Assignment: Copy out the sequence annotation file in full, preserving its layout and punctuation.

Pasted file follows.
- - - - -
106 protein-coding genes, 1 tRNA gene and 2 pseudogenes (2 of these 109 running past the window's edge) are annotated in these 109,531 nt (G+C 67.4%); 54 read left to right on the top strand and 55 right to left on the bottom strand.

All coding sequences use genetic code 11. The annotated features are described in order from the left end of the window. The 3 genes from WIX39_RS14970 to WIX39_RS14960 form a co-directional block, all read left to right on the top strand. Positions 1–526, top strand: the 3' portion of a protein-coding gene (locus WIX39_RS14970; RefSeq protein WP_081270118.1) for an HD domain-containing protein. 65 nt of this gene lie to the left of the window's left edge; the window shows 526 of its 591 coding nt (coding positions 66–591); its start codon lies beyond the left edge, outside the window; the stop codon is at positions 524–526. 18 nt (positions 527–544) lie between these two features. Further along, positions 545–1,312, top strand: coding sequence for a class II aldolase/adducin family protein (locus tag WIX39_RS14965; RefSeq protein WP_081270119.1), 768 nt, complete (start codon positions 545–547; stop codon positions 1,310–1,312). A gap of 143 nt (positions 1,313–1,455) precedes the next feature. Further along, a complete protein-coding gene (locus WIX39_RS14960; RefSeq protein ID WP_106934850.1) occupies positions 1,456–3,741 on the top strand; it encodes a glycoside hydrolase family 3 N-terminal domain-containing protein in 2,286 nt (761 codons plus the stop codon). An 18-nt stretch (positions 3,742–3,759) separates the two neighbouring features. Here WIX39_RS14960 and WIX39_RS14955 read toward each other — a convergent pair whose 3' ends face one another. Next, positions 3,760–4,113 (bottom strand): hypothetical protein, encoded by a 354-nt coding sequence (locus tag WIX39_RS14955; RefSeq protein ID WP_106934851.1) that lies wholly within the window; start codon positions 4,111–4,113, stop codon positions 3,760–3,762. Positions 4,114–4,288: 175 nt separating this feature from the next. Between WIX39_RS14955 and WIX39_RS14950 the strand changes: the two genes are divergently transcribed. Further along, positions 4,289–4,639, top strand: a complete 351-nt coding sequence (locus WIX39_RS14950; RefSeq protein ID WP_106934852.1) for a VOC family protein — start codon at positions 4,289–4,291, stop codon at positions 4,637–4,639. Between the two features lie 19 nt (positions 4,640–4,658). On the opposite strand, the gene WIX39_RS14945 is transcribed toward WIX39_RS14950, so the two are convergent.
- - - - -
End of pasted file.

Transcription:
106 protein-coding genes, 1 tRNA gene and 2 pseudogenes (2 of these 109 running past the window's edge) are annotated in these 109,531 nt (G+C 67.4%); 54 read left to right on the top strand and 55 right to left on the bottom strand.

All coding sequences use genetic code 11. The annotated features are described in order from the left end of the window. The 3 genes from WIX39_RS14970 to WIX39_RS14960 form a co-directional block, all read left to right on the top strand. Positions 1–526, top strand: the 3' portion of a protein-coding gene (locus WIX39_RS14970; RefSeq protein WP_081270118.1) for an HD domain-containing protein. 65 nt of this gene lie to the left of the window's left edge; the window shows 526 of its 591 coding nt (coding positions 66–591); its start codon lies beyond the left edge, outside the window; the stop codon is at positions 524–526. 18 nt (positions 527–544) lie between these two features. Further along, positions 545–1,312, top strand: coding sequence for a class II aldolase/adducin family protein (locus tag WIX39_RS14965; RefSeq protein WP_081270119.1), 768 nt, complete (start codon positions 545–547; stop codon positions 1,310–1,312). A gap of 143 nt (positions 1,313–1,455) precedes the next feature. Further along, a complete protein-coding gene (locus WIX39_RS14960; RefSeq protein ID WP_106934850.1) occupies positions 1,456–3,741 on the top strand; it encodes a glycoside hydrolase family 3 N-terminal domain-containing protein in 2,286 nt (761 codons plus the stop codon). An 18-nt stretch (positions 3,742–3,759) separates the two neighbouring features. Here WIX39_RS14960 and WIX39_RS14955 read toward each other — a convergent pair whose 3' ends face one another. Next, positions 3,760–4,113 (bottom strand): hypothetical protein, encoded by a 354-nt coding sequence (locus tag WIX39_RS14955; RefSeq protein ID WP_106934851.1) that lies wholly within the window; start codon positions 4,111–4,113, stop codon positions 3,760–3,762. Positions 4,114–4,288: 175 nt separating this feature from the next. Between WIX39_RS14955 and WIX39_RS14950 the strand changes: the two genes are divergently transcribed. Further along, positions 4,289–4,639, top strand: a complete 351-nt coding sequence (locus WIX39_RS14950; RefSeq protein ID WP_106934852.1) for a VOC family protein — start codon at positions 4,289–4,291, stop codon at positions 4,637–4,639. Between the two features lie 19 nt (positions 4,640–4,658). On the opposite strand, the gene WIX39_RS14945 is transcribed toward WIX39_RS14950, so the two are convergent.